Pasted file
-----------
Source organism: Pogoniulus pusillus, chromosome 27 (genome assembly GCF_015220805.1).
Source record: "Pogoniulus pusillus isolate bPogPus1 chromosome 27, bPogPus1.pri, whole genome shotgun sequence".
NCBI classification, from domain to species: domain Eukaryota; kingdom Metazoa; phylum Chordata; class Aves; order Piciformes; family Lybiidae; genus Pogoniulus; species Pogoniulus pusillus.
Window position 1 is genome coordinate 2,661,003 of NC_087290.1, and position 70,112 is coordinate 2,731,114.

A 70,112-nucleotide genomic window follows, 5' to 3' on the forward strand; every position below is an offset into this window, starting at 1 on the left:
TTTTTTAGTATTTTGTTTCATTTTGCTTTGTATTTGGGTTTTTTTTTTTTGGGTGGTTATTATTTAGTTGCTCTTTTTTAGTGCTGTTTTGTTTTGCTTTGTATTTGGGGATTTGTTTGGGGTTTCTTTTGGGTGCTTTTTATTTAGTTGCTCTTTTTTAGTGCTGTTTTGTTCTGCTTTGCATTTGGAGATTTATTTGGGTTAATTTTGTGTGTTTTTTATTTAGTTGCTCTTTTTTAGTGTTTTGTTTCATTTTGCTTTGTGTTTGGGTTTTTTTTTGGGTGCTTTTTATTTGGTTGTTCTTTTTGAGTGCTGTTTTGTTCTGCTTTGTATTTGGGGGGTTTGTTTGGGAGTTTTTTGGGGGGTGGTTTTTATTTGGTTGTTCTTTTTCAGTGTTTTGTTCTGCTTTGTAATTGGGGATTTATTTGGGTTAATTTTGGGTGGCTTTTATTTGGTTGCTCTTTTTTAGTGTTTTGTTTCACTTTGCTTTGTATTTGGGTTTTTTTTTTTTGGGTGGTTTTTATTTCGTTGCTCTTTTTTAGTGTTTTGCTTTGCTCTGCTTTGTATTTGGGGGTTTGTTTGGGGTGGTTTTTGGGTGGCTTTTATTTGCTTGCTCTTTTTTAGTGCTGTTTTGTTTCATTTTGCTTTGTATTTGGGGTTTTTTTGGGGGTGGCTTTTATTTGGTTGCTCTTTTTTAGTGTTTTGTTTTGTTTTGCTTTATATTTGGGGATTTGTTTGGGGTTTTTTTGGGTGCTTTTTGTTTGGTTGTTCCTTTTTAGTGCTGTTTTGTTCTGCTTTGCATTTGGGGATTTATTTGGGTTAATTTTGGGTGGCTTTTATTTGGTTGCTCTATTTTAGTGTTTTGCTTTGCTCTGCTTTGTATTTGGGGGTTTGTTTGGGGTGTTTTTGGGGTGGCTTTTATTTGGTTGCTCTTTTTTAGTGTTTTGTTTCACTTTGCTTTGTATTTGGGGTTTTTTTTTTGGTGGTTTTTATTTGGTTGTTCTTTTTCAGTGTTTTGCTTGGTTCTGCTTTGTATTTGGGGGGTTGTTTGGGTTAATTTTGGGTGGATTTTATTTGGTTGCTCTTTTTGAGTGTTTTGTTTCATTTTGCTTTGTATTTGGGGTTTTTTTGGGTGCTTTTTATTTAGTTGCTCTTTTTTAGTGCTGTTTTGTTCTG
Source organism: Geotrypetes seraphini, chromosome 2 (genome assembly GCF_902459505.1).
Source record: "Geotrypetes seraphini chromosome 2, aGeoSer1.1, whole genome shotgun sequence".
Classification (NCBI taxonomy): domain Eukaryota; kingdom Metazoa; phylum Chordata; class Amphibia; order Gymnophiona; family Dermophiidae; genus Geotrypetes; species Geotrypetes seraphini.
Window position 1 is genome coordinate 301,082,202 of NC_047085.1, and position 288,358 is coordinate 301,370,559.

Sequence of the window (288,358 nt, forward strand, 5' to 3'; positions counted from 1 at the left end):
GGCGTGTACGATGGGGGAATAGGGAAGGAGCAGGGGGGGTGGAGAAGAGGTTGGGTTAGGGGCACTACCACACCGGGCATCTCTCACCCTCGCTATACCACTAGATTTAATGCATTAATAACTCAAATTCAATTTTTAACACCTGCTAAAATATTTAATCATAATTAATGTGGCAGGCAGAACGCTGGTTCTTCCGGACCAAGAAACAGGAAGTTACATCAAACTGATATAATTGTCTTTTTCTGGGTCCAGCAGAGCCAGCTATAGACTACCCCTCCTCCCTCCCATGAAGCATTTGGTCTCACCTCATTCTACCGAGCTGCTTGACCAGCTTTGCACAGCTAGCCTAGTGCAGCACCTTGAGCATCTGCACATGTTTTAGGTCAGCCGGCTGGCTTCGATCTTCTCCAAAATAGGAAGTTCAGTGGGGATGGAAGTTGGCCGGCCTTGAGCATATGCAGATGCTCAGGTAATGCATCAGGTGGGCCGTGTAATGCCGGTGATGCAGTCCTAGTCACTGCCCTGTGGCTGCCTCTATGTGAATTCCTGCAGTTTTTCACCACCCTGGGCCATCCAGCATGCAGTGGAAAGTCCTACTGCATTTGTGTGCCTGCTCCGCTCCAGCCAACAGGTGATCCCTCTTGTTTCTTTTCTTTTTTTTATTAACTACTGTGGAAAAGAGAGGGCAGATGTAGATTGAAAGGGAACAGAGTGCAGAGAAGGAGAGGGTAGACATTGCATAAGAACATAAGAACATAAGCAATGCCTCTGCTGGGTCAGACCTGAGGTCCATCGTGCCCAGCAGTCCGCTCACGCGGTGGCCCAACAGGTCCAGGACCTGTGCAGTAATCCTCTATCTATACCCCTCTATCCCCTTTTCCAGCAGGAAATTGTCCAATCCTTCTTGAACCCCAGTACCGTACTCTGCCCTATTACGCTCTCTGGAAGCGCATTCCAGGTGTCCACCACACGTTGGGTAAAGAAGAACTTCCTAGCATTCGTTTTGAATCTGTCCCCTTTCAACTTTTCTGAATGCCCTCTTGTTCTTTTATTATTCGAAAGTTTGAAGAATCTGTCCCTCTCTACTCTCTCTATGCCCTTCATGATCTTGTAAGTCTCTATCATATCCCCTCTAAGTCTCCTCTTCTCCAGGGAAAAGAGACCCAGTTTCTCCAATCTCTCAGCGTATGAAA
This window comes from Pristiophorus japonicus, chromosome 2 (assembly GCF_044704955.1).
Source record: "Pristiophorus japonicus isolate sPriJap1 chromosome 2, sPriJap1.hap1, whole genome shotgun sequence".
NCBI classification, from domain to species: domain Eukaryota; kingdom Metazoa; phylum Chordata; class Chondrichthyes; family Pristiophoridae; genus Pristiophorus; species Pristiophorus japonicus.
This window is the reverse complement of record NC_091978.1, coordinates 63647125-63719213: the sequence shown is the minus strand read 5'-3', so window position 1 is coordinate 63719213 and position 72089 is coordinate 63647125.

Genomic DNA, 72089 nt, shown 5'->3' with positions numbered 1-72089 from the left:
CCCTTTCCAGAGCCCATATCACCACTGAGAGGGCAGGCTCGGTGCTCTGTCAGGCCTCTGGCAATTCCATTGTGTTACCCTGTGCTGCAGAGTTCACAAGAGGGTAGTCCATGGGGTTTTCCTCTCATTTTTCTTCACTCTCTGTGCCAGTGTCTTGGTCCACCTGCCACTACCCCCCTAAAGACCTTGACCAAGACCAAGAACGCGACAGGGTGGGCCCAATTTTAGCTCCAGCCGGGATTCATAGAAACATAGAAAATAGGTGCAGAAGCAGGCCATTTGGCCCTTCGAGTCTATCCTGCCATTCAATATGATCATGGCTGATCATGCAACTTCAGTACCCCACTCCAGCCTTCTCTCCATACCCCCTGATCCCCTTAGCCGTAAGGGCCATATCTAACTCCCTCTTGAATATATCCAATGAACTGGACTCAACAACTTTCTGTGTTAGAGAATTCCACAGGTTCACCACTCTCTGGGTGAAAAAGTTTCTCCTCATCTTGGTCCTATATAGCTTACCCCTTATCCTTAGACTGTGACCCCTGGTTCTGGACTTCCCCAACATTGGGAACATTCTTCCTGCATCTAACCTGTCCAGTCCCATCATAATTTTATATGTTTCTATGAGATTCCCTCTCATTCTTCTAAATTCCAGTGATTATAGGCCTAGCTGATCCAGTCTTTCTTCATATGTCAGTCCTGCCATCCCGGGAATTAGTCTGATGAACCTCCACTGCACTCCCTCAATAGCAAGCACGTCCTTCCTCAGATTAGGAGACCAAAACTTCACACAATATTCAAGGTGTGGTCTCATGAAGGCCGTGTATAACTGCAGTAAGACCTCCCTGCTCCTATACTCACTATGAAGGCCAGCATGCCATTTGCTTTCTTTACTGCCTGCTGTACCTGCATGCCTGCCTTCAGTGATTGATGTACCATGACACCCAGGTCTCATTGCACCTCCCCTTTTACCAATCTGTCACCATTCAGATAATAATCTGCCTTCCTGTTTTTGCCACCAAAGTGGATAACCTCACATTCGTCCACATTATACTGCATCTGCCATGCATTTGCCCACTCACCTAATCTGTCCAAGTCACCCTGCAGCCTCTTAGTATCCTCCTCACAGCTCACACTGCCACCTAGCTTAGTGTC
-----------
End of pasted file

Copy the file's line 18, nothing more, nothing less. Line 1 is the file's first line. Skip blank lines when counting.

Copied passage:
CCCTTTCCAGAGCCCATATCACCACTGAGAGGGCAGGCTCGGTGCTCTGTCAGGCCTCTGGCAATTCCATTGTGTTACCCTGTGCTGCAGAGTTCACAAGAGGGTAGTCCATGGGGTTTTCCTCTCATTTTTCTTCACTCTCTGTGCCAGTGTCTTGGTCCACCTGCCACTACCCCCCTAAAGACCTTGACCAAGACCAAGAACGCGACAGGGTGGGCCCAATTTTAGCTCCAGCCGGGATTCATAGAAACATAGAAAATAGGTGCAGAAGCAGGCCATTTGGCCCTTCGAGTCTATCCTGCCATTCAATATGATCATGGCTGATCATGCAACTTCAGTACCCCACTCCAGCCTTCTCTCCATACCCCCTGATCCCCTTAGCCGTAAGGGCCATATCTAACTCCCTCTTGAATATATCCAATGAACTGGACTCAACAACTTTCTGTGTTAGAGAATTCCACAGGTTCACCACTCTCTGGGTGAAAAAGTTTCTCCTCATCTTGGTCCTATATAGCTTACCCCTTATCCTTAGACTGTGACCCCTGGTTCTGGACTTCCCCAACATTGGGAACATTCTTCCTGCATCTAACCTGTCCAGTCCCATCATAATTTTATATGTTTCTATGAGATTCCCTCTCATTCTTCTAAATTCCAGTGATTATAGGCCTAGCTGATCCAGTCTTTCTTCATATGTCAGTCCTGCCATCCCGGGAATTAGTCTGATGAACCTCCACTGCACTCCCTCAATAGCAAGCACGTCCTTCCTCAGATTAGGAGACCAAAACTTCACACAATATTCAAGGTGTGGTCTCATGAAGGCCGTGTATAACTGCAGTAAGACCTCCCTGCTCCTATACTCACTATGAAGGCCAGCATGCCATTTGCTTTCTTTACTGCCTGCTGTACCTGCATGCCTGCCTTCAGTGATTGATGTACCATGACACCCAGGTCTCATTGCACCTCCCCTTTTACCAATCTGTCACCATTCAGATAATAATCTGCCTTCCTGTTTTTGCCACCAAAGTGGATAACCTCACATTCGTCCACATTATACTGCATCTGCCATGCATTTGCCCACTCACCTAATCTGTCCAAGTCACCCTGCAGCCTCTTAGTATCCTCCTCACAGCTCACACTGCCACCTAGCTTAGTGTC